Pandemic tests the resilience and adherence to public health recommendations

By Dennis Archambault

Just as the “hope” lights are burning out on our porch – a recommendation by Gov. Whitmer to keep our spirits high by relighting holiday lights during the early days of the pandemic lockdown – existential fatigue and the dark days of winter are setting in. While Michigan had been holding its own with the infection rate, the numbers are slowly increasing, not only in this state but throughout the nation. Many are concerned that the flu season will compound the health risk.

A New York Times article, “Infections in Europe show a troubling trend” (, noted “in sharp contrast to the spring, the rituals of hope and unity that helped people endure the first surge of the virus have given way to exhaustion and frustration.”  Public health officials are not only concerned about the science of managing the disease, but also the psychology of the population. They need to motivate the will to continue the struggle and limiting personal freedom in lieu of the greater good.

“Citizens have made huge sacrifices,” noted Dr. Hans Kluge, the World Health Organization’s regional director for Europe. “It has come at an extraordinary cost, which has exhausted all of us, regardless of where we live, or we do.” As the Times article points out, we now find ourselves at an “odd mix of resignation and heedlessness.” People are taking greater risk – albeit with precaution in some cases, others not – to not let the pandemic influence their sense of normal living. They are going to gyms, dining out, socializing with friends – and at times becoming lax with masking, social distancing, and simple handwashing. On one hand, we’ve become a bit careless, and on the other hand, we’re simply moving on. But as has been noted by several public health authorities repeatedly, the virus is not moving on.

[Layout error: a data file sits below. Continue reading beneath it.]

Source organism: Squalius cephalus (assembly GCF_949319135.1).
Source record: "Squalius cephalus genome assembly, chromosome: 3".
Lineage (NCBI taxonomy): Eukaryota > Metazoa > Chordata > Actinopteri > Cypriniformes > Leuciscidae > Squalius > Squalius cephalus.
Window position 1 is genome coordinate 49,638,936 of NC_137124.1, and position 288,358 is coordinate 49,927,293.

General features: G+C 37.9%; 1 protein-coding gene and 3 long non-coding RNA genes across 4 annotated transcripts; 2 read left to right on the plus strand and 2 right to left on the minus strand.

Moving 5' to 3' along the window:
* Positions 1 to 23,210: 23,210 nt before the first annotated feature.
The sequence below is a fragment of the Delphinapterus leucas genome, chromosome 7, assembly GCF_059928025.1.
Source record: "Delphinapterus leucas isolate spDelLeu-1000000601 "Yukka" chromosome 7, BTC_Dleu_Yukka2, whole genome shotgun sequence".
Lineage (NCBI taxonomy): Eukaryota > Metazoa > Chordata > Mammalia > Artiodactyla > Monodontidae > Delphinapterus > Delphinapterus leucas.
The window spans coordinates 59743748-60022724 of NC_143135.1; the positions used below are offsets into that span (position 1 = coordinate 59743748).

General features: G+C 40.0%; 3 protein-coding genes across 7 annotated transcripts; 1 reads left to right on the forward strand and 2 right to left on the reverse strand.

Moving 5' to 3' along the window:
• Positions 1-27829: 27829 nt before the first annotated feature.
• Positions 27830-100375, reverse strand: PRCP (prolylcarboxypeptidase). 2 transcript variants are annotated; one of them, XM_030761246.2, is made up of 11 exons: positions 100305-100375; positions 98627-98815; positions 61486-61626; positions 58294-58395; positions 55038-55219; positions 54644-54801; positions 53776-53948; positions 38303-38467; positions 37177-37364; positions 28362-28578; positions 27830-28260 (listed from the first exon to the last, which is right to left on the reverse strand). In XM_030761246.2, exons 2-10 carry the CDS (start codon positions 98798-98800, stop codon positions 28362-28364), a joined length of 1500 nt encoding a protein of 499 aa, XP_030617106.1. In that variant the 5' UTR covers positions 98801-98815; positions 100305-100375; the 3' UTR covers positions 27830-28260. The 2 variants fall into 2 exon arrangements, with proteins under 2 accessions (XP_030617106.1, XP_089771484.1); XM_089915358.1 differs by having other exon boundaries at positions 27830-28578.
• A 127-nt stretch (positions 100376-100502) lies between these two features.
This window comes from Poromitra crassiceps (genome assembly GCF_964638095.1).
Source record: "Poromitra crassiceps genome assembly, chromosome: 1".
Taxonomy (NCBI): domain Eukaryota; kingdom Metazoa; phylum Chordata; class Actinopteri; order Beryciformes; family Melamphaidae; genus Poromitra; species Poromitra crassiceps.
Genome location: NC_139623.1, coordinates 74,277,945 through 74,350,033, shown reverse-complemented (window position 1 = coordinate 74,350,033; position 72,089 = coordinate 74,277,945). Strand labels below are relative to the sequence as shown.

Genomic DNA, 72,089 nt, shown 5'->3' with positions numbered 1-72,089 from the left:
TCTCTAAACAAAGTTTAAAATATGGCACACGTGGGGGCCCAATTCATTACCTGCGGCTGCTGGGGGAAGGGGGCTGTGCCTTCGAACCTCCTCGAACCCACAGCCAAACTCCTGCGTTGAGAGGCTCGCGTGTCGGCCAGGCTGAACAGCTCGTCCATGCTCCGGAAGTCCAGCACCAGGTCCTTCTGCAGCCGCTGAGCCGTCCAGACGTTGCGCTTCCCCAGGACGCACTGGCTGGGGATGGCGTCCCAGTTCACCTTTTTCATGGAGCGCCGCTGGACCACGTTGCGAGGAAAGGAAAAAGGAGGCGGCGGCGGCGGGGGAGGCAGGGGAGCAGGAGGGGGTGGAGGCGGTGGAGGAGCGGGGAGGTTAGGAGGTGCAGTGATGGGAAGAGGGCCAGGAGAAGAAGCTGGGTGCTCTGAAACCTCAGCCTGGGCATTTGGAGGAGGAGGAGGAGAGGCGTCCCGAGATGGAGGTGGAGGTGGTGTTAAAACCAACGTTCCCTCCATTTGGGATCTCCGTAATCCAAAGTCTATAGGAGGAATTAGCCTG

Absent leadership from the federal government, Michigan has had to rely on the judgment of the governor and her public health staff. That judgment led to prudent decisions first to lockdown social, institutional, and business operations, then gradually reopen them with strict guidelines. That helped flatten the curve, relieving the health system and saving lives. But political backlash and related judicial judgment has eroded the powers of the state executive branch, relying on public health orders and the will of the population to do what needs to be done during a worldwide pandemic: adopt strict social discipline and personal hygiene.

The Times article notes that in some countries – South Korea, Japan, New Zealand, Australia, and China – have adopted and maintained stringent public health practices. Infections have stayed low for months in those countries. China’s economy has rebounded.

Americans haven’t had to live within government controls for a long time. Many have used political resistance to limit the role of government in containing the pandemic. Some, as we know, have taken to insurrection as a means of dealing with the issue.

Much has been made of the isolation caused by the pandemic and the polarization caused by the election season. But this is a time that tests the resilience of the country and its people. Limited social mobility and strict personal hygiene must be the norm for a semblance of normalcy to return sometime in the future.

Fortunately, holiday lights are returning to store shelves.

Dennis Archambault is vice president of Public Affairs for Authority Health.